Date of Award

Spring 5-2017

Degree Type


Degree Name

Doctor of Philosophy (PhD)


Geography and Geology

Committee Chair

Bandana Kar

Committee Chair Department

Geography and Geology

Committee Member 2

David Cochran

Committee Member 2 Department

Geography and Geology

Committee Member 3

George Raber

Committee Member 3 Department

Geography and Geology

Committee Member 4

Andy Reese

Committee Member 4 Department

Geography and Geology

Committee Member 5

Stacey Hall

Committee Member 5 Department

Economic and Workforce Development


The purpose of this project was to optimize football stadium evacuation time by integrating geo-computation with affordance theory from perceptual psychology to account for evacuee characteristics: age, gender, physical fitness, alcohol consumption, and prior experience attending football games at The University of Southern Mississippi (USM), evacuating from large, outdoor public places, and with hazard events.

According to the Uniting and Strengthening America by Providing Appropriate Tools Required to Intercept and Obstruct Terrorism (USA PATRIOT) Act, football stadiums are part of the country’s critical infrastructure warranting special government protection. Evacuation modeling was identified as an important component of game day emergency preparation. Research shows that: (1) the age, gender, and physical fitness of an individual impact his/her locomotion speed; (2) evacuation route choice is influenced by the perception of its safety and effectiveness; and (3) prior evacuation experience affects evacuation decision-making processes. By including these factors, this research, conducted at USM’s M.M. Roberts Stadium, represents the reality of evacuee movement and behaviors that influence stadium evacuation time.

A questionnaire-based survey was administered to game attendees prior to a USM home game to gather evacuee attribute data that influenced locomotion speed. This data, plus secondary spatial data, were used in an agent-based model to model individual evacuee movement. The time required for all evacuees to exit the stadium and campus was 165.16 minutes. This time was significantly shorter than evacuation times from the same location using non-location-specific evacuee locomotion speeds, suggesting that use of local data is vital to accurately depicting evacuation time. The findings also indicated that age and gender were the two main factors that impacted locomotion speeds.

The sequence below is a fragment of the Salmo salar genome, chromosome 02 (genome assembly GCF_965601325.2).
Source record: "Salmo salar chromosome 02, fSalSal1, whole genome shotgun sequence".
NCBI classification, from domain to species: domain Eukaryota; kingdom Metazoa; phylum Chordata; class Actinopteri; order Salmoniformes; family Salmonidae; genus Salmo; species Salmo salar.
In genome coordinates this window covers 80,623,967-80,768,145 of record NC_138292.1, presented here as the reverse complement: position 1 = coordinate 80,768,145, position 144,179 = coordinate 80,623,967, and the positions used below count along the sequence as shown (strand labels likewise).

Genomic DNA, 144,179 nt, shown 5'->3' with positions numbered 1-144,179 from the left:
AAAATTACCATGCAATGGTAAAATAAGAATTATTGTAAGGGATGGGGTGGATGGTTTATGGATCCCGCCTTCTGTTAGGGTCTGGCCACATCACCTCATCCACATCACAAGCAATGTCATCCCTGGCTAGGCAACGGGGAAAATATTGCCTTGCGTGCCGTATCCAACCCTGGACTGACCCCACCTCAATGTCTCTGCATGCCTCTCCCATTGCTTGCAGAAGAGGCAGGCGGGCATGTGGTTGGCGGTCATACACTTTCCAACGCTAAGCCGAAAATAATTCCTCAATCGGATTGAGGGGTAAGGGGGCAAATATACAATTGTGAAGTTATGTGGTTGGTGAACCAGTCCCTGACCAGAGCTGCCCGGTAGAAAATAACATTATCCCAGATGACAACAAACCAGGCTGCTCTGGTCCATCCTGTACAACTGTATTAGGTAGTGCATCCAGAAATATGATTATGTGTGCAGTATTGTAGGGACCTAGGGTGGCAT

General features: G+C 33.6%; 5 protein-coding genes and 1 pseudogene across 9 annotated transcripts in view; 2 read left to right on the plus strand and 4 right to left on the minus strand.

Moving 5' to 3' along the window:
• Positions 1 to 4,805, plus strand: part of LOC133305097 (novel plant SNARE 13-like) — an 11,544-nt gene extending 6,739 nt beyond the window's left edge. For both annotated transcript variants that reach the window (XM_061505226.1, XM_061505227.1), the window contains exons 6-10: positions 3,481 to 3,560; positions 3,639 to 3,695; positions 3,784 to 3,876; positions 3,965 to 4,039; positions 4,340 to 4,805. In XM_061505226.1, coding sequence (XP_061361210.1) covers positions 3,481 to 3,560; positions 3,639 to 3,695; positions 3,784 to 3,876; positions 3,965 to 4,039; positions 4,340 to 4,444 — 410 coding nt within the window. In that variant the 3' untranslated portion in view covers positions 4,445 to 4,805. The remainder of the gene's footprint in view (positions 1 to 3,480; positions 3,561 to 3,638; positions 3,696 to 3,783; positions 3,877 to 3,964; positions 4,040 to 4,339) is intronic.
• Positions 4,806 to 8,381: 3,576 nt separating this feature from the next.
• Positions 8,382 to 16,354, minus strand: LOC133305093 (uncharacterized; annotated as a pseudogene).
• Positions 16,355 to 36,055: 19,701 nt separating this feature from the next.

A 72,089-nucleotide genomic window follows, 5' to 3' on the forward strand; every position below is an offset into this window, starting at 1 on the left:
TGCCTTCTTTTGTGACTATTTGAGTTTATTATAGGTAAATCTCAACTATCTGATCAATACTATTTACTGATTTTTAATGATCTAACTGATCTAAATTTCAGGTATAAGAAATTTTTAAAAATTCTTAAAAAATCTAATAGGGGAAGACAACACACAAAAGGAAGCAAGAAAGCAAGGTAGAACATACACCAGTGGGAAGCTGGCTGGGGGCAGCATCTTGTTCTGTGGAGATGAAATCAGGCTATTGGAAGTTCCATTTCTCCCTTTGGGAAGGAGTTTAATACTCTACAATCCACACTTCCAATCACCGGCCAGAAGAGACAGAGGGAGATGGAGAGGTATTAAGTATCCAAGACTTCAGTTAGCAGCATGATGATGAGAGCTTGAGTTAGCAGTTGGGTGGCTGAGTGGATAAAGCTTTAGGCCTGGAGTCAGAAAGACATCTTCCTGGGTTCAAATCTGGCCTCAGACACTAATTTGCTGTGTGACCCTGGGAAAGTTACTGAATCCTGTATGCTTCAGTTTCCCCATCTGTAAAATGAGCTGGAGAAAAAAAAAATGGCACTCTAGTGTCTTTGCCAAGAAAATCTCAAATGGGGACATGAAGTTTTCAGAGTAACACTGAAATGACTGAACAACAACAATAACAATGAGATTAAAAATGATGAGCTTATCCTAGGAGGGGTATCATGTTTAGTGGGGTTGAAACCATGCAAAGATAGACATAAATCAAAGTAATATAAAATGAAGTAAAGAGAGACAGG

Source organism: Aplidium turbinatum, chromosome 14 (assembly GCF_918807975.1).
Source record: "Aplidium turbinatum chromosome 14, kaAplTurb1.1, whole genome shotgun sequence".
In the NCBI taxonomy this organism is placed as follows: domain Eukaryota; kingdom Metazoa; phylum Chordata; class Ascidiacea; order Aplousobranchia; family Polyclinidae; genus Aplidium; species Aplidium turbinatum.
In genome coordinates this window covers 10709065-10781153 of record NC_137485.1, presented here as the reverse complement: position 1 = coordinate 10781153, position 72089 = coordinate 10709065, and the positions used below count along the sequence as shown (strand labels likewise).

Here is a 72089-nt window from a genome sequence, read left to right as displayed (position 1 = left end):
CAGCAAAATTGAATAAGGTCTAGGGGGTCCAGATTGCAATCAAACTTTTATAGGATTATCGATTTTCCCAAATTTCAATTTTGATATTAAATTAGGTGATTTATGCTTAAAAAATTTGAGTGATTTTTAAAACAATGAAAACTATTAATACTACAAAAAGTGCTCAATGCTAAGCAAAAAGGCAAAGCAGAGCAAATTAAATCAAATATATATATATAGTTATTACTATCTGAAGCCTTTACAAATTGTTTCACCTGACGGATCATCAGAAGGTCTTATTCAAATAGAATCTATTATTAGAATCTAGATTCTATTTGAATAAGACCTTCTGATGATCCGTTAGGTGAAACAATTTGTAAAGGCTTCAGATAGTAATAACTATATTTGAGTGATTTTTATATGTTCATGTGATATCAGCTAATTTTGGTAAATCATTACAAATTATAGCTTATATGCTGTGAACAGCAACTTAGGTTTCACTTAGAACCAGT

The main contributions of this study were: (1) optimizing evacuation time by using location-specific locomotion speeds and (2) providing insights into how evacuees’ physical and mental health influence their evacuation decision-making processes. The U.S. government and sports management industry could use these findings to increase game day safety and security. Due to the spatio-temporal nature of evacuation modeling and perceptions of evacuees that impact evacuation time, this research contributed to the fields of geography, computer science, sport management, psychology, and emergency management.